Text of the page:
I’m getting out of town this afternoon (through Saturday) with my fellow elders for our annual leadership retreat. I would be interested to hear if some of you do similar things with your leadership and if so what do you do? For fun? For ministry?
Archive for January, 2008
Expository Thoughts contributor, Randy McKinion, has been teaching a biblical theology of the OT book by book at Colonial Baptist (Cary, NC). He has made available his notes on a class blog. This is a great resoure so be sure to check it out (here).
I am teaching an adult Sunday School class this year on the “Spiritual Disciplines for the Christian Life.” Obviously, i am using Dr. Whitney’s classic work as a guide among other resources.
I have finally come to his chapter on fasting. He suggests that “Jesus expected that His followers would fast.” (Matthew 6:16-17 and Matthew 9:14-15). He also writes, “And since there is nothing here or elsewhere in Scripture indicating that we no longer need to fast, and since we know that Christians in the book of Acts fasted (9:9, 13:2, 14:23), we may conclude that Jesus still expects His followers to fast today.”
Help me out here (w/o doing my exegesis for me). :)
1. What must read resources would you suggest I review to help answer the question: is fasting a mandated discipline for all believers today?
2. Do you agree with Dr. Whitney’s quotes? Why or why not?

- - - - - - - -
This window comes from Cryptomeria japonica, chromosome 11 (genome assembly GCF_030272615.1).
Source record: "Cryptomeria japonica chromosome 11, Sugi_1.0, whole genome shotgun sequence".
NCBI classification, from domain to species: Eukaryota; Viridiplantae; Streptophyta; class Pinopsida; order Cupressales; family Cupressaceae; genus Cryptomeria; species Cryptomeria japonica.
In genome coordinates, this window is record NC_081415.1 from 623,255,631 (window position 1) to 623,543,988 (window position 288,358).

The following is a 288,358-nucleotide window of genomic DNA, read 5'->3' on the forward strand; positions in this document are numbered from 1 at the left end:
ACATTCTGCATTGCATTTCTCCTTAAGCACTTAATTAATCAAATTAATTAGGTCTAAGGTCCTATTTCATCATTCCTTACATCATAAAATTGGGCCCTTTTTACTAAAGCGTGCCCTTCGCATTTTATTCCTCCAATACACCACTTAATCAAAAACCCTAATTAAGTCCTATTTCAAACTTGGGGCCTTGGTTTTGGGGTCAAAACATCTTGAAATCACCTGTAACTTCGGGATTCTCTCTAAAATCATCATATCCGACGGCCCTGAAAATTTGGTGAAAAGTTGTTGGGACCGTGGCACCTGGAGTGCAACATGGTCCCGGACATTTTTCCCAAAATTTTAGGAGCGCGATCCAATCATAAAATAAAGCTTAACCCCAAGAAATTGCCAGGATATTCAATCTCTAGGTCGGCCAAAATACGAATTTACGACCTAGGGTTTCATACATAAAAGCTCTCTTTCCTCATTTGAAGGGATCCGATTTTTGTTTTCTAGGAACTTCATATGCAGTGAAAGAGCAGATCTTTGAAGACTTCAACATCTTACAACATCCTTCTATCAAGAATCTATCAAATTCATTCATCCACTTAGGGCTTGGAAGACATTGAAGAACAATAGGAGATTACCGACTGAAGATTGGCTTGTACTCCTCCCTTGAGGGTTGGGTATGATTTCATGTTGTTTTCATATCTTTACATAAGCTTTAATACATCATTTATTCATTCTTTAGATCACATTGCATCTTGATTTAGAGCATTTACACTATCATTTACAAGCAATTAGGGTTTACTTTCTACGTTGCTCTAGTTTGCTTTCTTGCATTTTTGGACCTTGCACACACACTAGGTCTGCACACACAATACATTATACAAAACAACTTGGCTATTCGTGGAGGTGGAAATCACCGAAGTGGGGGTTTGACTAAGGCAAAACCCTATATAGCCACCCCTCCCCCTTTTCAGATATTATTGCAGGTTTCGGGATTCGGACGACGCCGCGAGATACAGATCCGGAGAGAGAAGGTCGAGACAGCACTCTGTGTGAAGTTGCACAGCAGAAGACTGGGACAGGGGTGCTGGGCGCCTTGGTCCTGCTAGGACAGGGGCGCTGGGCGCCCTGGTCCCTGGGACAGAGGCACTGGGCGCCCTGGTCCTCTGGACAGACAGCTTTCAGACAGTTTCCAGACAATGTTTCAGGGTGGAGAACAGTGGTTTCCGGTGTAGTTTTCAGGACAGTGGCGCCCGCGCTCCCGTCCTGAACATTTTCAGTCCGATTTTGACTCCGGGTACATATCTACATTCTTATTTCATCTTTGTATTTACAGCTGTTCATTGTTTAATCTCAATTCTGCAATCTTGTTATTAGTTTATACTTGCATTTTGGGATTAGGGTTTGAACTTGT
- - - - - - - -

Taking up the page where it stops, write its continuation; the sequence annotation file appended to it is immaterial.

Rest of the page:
3. Other specific thoughts or helps you might have for me?
Thanks to Matt for letting me post this today. Make sure you read his quote on preaching as well since it’s a great one.
Expository preaching and teaching unwaveringly begins and remains with the biblical text throughout the whole sermon. Rather than beginning with a human need or concern as the impetus for the sermon, the expository sermon deliberately reverses the action and has the sermon originate in the exposition of the Biblical text itself. Exposition starts with the Biblical text and holds fast to that text throughout the sermon or lesson.
—Walter C. Kaiser Jr., Preaching and Teaching from the Old Testament, p. 50
As I was eating breakfast this morning the following thoughts on preaching came to mind.
My wife made blueberry pancakes for the family breakfast this morning. They were delicious ‘panners’ made perfect when topped off with maple syrup. The syrup I have grown accustomed to is imitation “light” syrup. As a matter of fact I really don’t enjoy “regular” syrup anymore. It is too sweet for my liking. I’d even choose light syrup over tree-tapped genuine Vermont maple syrup.
Sadly, I realized that many people are wired the same way when it comes to preaching. Many Christians have become so accustomed to shallow evangelical principalizing that when real expository preaching is tasted it’s rejected (at least initially). R.L. Dabney refers to a period in church history when Scriptural truth is presented but not in its Scriptural dress. That has become the most accepted and familiar mode of preaching in most evangelical pulpits these days. I’m not thinking about the Joel Osteens of the world in this particular post; I’m talking about men who honestly think they’re presenting an expository sermon and of congregations who think they’re actually hearing one. It’s not unbiblical truth that’s presented, its actually sound doctrine that’s just not presented in Scriptural dress.